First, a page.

After analysis and pondering, it even seems like despite their ongoing chaotic environment, Iranian artists are challenged to reach out for something ‘bigger’ than this existing market if not more ‘human’. The price they’d have to pay is higher of course, and necessitates an almost heroic outpour of creative energy. In a culture accustomed to martyrdom, some artists may have to forego a sense of Fate, Loss or Nostalgia, to preserve the hope for a day when they can finally reach the very shore that several generations have struggled to find before them.

On that path we may also luckily and unexpectedly topple upon the Mystic, the free spirit who lives by his own sense of time and is harmoniously engaged on an independent inner journey in resonance with a long established Sufi tradition in Iranian culture. When treated as a private matter and at a distance from the outer ebbs and flows, doesn’t Art offer Freedom? Doesn’t it allow for Sublimation?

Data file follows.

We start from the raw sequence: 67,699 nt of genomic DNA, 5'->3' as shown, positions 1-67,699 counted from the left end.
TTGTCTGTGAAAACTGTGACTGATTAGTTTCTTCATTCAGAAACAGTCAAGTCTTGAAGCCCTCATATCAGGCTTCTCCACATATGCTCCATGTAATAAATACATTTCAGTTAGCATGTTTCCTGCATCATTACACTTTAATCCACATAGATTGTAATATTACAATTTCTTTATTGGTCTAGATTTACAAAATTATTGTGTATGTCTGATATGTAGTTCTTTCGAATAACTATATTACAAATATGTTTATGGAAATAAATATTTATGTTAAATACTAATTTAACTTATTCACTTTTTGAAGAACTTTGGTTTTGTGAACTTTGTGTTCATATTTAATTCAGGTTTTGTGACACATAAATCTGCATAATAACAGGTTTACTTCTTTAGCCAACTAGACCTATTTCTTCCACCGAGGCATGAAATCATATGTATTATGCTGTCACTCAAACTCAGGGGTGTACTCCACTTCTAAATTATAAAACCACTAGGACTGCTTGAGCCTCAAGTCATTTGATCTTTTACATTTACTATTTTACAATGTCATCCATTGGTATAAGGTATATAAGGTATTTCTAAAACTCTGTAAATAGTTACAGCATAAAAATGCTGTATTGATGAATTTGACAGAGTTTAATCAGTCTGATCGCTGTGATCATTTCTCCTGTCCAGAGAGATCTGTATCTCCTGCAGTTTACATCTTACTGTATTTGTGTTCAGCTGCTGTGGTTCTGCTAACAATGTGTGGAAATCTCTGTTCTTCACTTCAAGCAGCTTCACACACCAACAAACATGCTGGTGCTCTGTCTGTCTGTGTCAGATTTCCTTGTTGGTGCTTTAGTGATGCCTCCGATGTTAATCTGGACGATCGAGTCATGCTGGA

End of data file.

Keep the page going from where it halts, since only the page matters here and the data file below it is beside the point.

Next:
In that instance the artist as Mystic cannot count on guarantees, but his own desire for the piercing Light. His process may lead us on a bridge to invisible realms and open our minds to unknown levels of consciousness. He may become a saving grace for coming generations and our vehicle for a liberating Joy. He may transform our perceptions of reality and bring forth the best in us.

Yes, the very best.

Alaleh ALAMIR

July 2009
published in NUKTA Art magazine vol. 4, 2009